- If the entire journey could be accomplished on electric trains: 14kg CO2 per passenger for Belfast to London.
All in all, this is just another reason to stop talking about it and actually learn to sail!
How did the journeys compare in terms of comfort and easy? Well, the outbound flight was easy to book (not least because my wife did it!) and was pretty painless. Hanging around in Belfast International airport for 6 hours only to be eventually be told the flight had been cancelled was less fun. (Many thanks to my parents for researching the ash cloud late on a Monday night and calling us with the details!) Booking the train & ferry initially looked like it would’ve been very easy because it’s possible to buy a single ticket which covers the entire journey (which is excellent news). But, unfortunately, there aren’t any FastTicket printing machines in Belfast so we couldn’t book our tickets the evening before travelling for collection in the morning, instead we had to buy our tickets at one Belfast station and then travel to another Belfast station to get the train. But the office opened at 9am and the default train from Belfast was due to leave at 8am so I had to spend midnight to 1am figuring out an alternative route which left Belfast at 10:30am so we had time to buy our tickets. The various websites I used to research travel information often had poor usability and some were just plain broken. Once we had booked our tickets, the train and ferry was actually a lovely way to travel; the countryside is gorgeous and our fellow passengers were very friendly. The food on the ferry was fine and the gold, green & red colour scheme was, um, memorable. The fact that Belfast Central station was playing Jeremy Kyle on the public plasmas screens was mildly surreal.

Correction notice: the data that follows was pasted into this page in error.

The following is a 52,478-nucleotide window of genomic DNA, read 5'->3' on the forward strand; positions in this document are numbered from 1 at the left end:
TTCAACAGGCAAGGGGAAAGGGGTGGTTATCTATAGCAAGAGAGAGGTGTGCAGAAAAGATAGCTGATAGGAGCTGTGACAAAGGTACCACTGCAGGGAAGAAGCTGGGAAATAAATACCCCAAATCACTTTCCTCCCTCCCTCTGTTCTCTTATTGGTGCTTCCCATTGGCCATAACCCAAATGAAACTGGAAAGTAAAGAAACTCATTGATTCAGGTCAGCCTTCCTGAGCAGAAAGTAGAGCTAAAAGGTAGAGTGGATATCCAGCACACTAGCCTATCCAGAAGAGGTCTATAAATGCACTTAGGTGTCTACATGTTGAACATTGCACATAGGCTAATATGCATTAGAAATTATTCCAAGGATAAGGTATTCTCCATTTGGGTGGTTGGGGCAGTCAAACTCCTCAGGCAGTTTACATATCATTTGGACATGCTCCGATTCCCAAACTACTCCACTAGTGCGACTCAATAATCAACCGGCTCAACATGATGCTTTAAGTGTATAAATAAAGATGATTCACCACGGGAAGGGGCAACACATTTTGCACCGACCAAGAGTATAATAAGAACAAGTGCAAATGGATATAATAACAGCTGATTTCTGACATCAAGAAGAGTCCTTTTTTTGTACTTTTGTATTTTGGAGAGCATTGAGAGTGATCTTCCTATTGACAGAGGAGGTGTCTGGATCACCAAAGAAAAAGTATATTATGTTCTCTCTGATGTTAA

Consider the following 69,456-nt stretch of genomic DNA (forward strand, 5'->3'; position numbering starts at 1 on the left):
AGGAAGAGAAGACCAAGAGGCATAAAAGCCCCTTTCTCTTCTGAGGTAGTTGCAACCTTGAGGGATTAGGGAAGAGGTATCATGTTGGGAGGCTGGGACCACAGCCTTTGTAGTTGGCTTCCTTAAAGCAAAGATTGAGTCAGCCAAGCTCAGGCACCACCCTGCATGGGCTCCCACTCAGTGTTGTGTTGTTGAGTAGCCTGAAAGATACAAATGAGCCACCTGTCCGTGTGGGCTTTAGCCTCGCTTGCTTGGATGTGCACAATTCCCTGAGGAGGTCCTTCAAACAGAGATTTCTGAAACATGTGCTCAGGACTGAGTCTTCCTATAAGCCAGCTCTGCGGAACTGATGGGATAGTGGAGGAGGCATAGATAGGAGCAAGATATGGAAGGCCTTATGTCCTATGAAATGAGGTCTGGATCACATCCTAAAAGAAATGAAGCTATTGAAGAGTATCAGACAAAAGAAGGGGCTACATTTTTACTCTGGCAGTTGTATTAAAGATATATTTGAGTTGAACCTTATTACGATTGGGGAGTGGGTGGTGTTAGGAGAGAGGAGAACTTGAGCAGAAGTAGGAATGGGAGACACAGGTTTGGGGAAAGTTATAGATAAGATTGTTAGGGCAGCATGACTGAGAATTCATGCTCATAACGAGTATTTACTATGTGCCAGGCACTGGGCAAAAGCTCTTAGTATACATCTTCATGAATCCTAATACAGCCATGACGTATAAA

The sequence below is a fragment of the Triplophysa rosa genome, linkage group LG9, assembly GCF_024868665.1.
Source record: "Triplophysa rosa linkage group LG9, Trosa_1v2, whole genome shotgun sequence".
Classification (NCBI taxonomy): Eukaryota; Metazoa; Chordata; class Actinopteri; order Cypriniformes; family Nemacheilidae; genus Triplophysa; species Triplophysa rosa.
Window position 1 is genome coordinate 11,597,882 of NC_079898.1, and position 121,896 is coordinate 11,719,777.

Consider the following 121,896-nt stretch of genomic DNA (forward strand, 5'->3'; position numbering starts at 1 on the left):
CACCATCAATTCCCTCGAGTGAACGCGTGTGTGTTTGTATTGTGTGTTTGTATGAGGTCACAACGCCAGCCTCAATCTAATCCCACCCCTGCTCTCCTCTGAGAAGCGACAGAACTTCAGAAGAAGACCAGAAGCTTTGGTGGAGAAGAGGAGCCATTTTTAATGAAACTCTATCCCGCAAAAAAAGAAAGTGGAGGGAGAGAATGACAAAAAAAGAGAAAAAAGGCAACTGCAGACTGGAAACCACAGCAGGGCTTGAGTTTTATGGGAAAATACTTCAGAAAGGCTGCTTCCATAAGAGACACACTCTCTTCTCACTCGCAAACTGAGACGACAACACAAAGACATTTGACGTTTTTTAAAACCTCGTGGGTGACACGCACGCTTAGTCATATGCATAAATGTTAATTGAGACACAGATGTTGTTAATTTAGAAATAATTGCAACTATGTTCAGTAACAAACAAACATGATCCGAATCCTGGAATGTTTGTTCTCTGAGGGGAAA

In a few week’s time, we’re going to Spain via train. I’ll blog about that soon. I expect the trip from London to Spain via train to be far greener than London to Spain via plane because the entire journey is done on trains and doesn’t involve any ferries (yay for the channel tunnel!)
Here are some photos from the trip: